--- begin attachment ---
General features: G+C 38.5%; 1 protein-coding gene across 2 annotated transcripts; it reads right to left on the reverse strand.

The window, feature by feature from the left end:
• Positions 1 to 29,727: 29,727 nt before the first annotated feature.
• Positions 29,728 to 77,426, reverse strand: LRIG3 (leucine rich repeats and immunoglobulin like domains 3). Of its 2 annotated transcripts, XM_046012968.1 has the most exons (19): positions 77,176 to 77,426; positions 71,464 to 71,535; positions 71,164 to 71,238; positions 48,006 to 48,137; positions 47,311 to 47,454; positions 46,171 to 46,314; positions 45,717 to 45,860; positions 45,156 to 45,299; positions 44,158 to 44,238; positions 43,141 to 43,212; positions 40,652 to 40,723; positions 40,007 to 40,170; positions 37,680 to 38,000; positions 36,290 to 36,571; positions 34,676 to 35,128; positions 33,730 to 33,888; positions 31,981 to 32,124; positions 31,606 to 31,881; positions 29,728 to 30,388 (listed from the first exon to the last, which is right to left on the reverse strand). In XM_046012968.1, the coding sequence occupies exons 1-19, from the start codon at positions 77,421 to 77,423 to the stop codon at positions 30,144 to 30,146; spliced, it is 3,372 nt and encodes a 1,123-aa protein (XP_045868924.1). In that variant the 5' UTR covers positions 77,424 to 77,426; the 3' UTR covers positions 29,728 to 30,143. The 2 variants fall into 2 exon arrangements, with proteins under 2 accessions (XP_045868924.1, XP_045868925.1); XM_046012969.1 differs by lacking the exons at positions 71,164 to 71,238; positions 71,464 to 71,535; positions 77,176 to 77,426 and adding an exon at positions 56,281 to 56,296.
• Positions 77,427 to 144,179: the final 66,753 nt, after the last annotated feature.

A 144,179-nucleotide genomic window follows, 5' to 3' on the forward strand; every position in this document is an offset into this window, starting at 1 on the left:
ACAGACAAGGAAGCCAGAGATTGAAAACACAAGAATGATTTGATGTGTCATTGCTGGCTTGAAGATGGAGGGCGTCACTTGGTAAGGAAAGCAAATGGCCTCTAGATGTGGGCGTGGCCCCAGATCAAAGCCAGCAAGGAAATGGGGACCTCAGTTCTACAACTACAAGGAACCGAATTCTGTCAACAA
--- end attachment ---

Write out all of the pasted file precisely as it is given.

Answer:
General features: G+C 38.5%; 1 protein-coding gene across 2 annotated transcripts; it reads right to left on the reverse strand.

The window, feature by feature from the left end:
• Positions 1 to 29,727: 29,727 nt before the first annotated feature.
• Positions 29,728 to 77,426, reverse strand: LRIG3 (leucine rich repeats and immunoglobulin like domains 3). Of its 2 annotated transcripts, XM_046012968.1 has the most exons (19): positions 77,176 to 77,426; positions 71,464 to 71,535; positions 71,164 to 71,238; positions 48,006 to 48,137; positions 47,311 to 47,454; positions 46,171 to 46,314; positions 45,717 to 45,860; positions 45,156 to 45,299; positions 44,158 to 44,238; positions 43,141 to 43,212; positions 40,652 to 40,723; positions 40,007 to 40,170; positions 37,680 to 38,000; positions 36,290 to 36,571; positions 34,676 to 35,128; positions 33,730 to 33,888; positions 31,981 to 32,124; positions 31,606 to 31,881; positions 29,728 to 30,388 (listed from the first exon to the last, which is right to left on the reverse strand). In XM_046012968.1, the coding sequence occupies exons 1-19, from the start codon at positions 77,421 to 77,423 to the stop codon at positions 30,144 to 30,146; spliced, it is 3,372 nt and encodes a 1,123-aa protein (XP_045868924.1). In that variant the 5' UTR covers positions 77,424 to 77,426; the 3' UTR covers positions 29,728 to 30,143. The 2 variants fall into 2 exon arrangements, with proteins under 2 accessions (XP_045868924.1, XP_045868925.1); XM_046012969.1 differs by lacking the exons at positions 71,164 to 71,238; positions 71,464 to 71,535; positions 77,176 to 77,426 and adding an exon at positions 56,281 to 56,296.
• Positions 77,427 to 144,179: the final 66,753 nt, after the last annotated feature.

A 144,179-nucleotide genomic window follows, 5' to 3' on the forward strand; every position in this document is an offset into this window, starting at 1 on the left:
ACAGACAAGGAAGCCAGAGATTGAAAACACAAGAATGATTTGATGTGTCATTGCTGGCTTGAAGATGGAGGGCGTCACTTGGTAAGGAAAGCAAATGGCCTCTAGATGTGGGCGTGGCCCCAGATCAAAGCCAGCAAGGAAATGGGGACCTCAGTTCTACAACTACAAGGAACCGAATTCTGTCAACAA